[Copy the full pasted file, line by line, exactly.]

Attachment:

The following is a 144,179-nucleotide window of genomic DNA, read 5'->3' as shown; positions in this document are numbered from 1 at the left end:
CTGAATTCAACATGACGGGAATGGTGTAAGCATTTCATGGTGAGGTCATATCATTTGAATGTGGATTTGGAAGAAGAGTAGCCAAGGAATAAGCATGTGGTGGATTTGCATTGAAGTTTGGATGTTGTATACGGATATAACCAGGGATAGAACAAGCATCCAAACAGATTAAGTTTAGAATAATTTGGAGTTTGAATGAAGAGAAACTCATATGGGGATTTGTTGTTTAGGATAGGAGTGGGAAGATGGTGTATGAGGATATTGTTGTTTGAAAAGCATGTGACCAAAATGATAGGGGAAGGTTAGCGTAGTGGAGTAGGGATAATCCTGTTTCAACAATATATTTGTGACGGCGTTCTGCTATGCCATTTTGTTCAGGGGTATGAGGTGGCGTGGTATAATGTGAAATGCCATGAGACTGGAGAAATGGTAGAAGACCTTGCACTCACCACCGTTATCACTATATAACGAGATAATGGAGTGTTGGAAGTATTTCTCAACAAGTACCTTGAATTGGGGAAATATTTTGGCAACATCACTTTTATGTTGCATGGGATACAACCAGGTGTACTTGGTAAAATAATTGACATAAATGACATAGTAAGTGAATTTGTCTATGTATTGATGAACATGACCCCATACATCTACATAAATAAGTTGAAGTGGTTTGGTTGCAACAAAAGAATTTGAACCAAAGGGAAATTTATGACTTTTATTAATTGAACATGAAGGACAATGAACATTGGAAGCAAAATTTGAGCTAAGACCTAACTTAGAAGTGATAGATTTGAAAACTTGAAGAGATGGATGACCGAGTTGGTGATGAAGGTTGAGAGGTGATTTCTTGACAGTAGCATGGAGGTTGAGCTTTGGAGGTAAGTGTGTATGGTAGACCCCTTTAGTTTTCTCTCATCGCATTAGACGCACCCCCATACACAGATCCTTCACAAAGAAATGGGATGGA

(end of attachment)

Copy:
The following is a 144,179-nucleotide window of genomic DNA, read 5'->3' as shown; positions in this document are numbered from 1 at the left end:
CTGAATTCAACATGACGGGAATGGTGTAAGCATTTCATGGTGAGGTCATATCATTTGAATGTGGATTTGGAAGAAGAGTAGCCAAGGAATAAGCATGTGGTGGATTTGCATTGAAGTTTGGATGTTGTATACGGATATAACCAGGGATAGAACAAGCATCCAAACAGATTAAGTTTAGAATAATTTGGAGTTTGAATGAAGAGAAACTCATATGGGGATTTGTTGTTTAGGATAGGAGTGGGAAGATGGTGTATGAGGATATTGTTGTTTGAAAAGCATGTGACCAAAATGATAGGGGAAGGTTAGCGTAGTGGAGTAGGGATAATCCTGTTTCAACAATATATTTGTGACGGCGTTCTGCTATGCCATTTTGTTCAGGGGTATGAGGTGGCGTGGTATAATGTGAAATGCCATGAGACTGGAGAAATGGTAGAAGACCTTGCACTCACCACCGTTATCACTATATAACGAGATAATGGAGTGTTGGAAGTATTTCTCAACAAGTACCTTGAATTGGGGAAATATTTTGGCAACATCACTTTTATGTTGCATGGGATACAACCAGGTGTACTTGGTAAAATAATTGACATAAATGACATAGTAAGTGAATTTGTCTATGTATTGATGAACATGACCCCATACATCTACATAAATAAGTTGAAGTGGTTTGGTTGCAACAAAAGAATTTGAACCAAAGGGAAATTTATGACTTTTATTAATTGAACATGAAGGACAATGAACATTGGAAGCAAAATTTGAGCTAAGACCTAACTTAGAAGTGATAGATTTGAAAACTTGAAGAGATGGATGACCGAGTTGGTGATGAAGGTTGAGAGGTGATTTCTTGACAGTAGCATGGAGGTTGAGCTTTGGAGGTAAGTGTGTATGGTAGACCCCTTTAGTTTTCTCTCATCGCATTAGACGCACCCCCATACACAGATCCTTCACAAAGAAATGGGATGGA